How to protect cables from oil damageDecember 10, 2015 REDWIRE is news you can use from leading suppliers. Powered by FRASERS.
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When electrical cables are exposed to oil — which they often are in industrial environments — it can cause damage to the cable, decreasing its service life and affecting its performance. If this damage is ignored, it can result in cable failure, downtime and replacement costs.
The Lapp Group recently tackled this topic in a white paper, “Protecting cables from oil damage”, written by John Gavilanes, the cable manufacturer’s director of engineering. The white paper describes how oil degrades cables, and the steps to take to avoid damage.
What is the danger?
Oil can cause polymers, like those used for cable insulation and jacketing, to degrade and crack. If that happens, the cable can ultimately snap, presenting a danger to workers, as well as the industrial machinery the cable is connected to.
But oil is often not the only threat to cables, according to Gavilanes.
“It works in concert with other degradation mechanisms, including temperature,” he writes. “In general, the greater the intensity of the oil exposure and ambient temperatures, the faster oil will start the deterioration process.”
The white paper also discusses how to diagnose oil exposure problems.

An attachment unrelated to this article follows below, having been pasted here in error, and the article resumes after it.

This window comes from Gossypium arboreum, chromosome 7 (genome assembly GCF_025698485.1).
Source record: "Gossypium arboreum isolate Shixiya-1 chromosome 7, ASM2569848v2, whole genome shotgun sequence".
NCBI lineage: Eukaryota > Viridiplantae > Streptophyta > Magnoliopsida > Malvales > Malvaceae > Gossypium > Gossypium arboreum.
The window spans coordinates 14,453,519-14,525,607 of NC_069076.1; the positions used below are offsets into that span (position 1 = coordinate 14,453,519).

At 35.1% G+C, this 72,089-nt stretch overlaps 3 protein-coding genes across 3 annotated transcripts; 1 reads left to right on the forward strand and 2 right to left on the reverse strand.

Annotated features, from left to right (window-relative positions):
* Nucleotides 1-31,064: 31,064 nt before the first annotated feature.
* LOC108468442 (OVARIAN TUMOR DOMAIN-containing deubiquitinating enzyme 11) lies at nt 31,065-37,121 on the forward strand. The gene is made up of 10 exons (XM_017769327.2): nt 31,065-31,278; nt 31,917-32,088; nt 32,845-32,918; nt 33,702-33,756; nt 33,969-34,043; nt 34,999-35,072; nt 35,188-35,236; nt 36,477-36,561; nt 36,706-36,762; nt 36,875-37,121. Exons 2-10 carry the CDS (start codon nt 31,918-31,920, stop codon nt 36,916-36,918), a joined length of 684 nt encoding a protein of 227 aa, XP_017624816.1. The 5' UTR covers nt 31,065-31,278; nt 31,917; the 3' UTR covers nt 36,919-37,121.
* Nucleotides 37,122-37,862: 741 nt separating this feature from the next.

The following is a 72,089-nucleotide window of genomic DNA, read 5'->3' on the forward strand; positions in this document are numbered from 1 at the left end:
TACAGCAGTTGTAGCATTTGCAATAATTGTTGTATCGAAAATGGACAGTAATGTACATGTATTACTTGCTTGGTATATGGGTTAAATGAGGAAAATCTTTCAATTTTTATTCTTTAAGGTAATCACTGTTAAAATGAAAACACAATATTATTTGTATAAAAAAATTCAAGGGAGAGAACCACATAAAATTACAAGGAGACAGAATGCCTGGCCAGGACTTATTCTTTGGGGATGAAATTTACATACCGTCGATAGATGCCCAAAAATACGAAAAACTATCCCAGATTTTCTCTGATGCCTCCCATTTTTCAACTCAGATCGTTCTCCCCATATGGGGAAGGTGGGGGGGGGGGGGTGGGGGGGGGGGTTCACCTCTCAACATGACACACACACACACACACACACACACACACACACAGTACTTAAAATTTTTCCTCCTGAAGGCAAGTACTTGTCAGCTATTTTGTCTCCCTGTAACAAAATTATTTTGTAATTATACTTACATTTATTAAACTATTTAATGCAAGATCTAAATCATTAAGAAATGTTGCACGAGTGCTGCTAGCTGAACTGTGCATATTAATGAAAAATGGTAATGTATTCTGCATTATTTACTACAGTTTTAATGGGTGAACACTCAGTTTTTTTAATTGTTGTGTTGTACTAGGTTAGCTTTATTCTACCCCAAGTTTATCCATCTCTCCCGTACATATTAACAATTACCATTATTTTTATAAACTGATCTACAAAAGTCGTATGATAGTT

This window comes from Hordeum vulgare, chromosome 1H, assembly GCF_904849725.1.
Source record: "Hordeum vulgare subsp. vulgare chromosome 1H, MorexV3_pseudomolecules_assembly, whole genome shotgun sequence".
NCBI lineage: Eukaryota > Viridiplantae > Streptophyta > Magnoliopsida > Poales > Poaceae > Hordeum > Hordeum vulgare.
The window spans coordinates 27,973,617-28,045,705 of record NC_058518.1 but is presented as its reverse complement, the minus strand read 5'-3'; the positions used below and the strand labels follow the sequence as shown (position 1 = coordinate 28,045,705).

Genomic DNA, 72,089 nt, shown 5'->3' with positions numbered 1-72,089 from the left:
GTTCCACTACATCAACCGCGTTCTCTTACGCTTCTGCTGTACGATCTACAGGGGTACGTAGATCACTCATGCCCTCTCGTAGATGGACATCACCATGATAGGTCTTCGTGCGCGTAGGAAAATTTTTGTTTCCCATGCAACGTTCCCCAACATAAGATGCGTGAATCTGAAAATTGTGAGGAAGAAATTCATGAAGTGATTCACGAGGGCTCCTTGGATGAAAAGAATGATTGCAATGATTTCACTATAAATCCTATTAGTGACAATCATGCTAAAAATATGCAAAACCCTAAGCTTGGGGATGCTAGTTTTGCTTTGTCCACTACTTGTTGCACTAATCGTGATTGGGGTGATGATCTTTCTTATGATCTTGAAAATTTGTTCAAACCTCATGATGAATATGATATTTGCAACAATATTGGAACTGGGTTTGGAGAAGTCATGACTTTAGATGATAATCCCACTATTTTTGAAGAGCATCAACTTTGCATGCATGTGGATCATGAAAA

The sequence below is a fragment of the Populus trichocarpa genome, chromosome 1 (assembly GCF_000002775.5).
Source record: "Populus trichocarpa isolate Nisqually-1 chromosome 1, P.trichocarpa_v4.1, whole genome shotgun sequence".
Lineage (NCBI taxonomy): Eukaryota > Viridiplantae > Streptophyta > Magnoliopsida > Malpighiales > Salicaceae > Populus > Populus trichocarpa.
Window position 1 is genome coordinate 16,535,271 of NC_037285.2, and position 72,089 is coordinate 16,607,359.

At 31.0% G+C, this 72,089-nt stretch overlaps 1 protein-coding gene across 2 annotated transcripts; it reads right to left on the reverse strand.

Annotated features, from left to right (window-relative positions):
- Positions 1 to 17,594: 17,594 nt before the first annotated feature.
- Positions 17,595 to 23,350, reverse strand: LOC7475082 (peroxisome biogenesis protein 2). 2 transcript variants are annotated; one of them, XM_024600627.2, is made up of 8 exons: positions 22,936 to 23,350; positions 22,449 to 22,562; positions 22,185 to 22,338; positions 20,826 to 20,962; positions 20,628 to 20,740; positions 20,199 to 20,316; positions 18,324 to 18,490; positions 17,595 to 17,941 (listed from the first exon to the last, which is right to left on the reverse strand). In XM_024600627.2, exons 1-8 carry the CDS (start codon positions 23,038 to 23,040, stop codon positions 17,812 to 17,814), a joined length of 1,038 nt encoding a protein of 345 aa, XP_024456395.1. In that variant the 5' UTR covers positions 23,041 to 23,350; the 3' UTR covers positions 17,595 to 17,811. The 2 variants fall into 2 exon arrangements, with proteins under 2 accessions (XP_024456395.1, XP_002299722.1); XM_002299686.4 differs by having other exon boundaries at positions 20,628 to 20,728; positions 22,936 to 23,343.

The key to avoiding damage
Oil damage is not reversible, but Gavilanes writes that it can be prevented by selecting an oil-resistant cable, paying close attention to the cable’s UL tests. These tests help determine how a cable will react in the industrial oil environment, and passing is determined by the evaluation of mechanical properties and observations of physical damage caused by the oil exposure, he explains.
“The oil resistance of cables has now become a critical performance parameter when electrical contractors, engineers and installers specify cables. As time moves forward, superior oil-resistant cables will become standard, rather than the exception.”
Lapp’s line of OLFLEX cables are available in varying degrees of oil resistance. To find out which option is best for your application, contact Lapp Canada.
To read the white paper in its entirety, download it here.